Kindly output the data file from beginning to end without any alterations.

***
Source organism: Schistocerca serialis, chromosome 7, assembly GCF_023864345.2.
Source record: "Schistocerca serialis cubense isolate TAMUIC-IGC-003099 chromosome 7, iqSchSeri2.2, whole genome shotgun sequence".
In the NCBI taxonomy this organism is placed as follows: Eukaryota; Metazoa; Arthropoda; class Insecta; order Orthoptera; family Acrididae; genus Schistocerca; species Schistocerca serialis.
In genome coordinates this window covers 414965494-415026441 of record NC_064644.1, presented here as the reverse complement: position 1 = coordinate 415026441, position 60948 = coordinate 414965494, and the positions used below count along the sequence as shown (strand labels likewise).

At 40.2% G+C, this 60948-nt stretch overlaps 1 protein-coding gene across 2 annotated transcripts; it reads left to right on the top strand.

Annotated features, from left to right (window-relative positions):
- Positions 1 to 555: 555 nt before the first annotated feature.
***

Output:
Source organism: Schistocerca serialis, chromosome 7, assembly GCF_023864345.2.
Source record: "Schistocerca serialis cubense isolate TAMUIC-IGC-003099 chromosome 7, iqSchSeri2.2, whole genome shotgun sequence".
In the NCBI taxonomy this organism is placed as follows: Eukaryota; Metazoa; Arthropoda; class Insecta; order Orthoptera; family Acrididae; genus Schistocerca; species Schistocerca serialis.
In genome coordinates this window covers 414965494-415026441 of record NC_064644.1, presented here as the reverse complement: position 1 = coordinate 415026441, position 60948 = coordinate 414965494, and the positions used below count along the sequence as shown (strand labels likewise).

At 40.2% G+C, this 60948-nt stretch overlaps 1 protein-coding gene across 2 annotated transcripts; it reads left to right on the top strand.

Annotated features, from left to right (window-relative positions):
- Positions 1 to 555: 555 nt before the first annotated feature.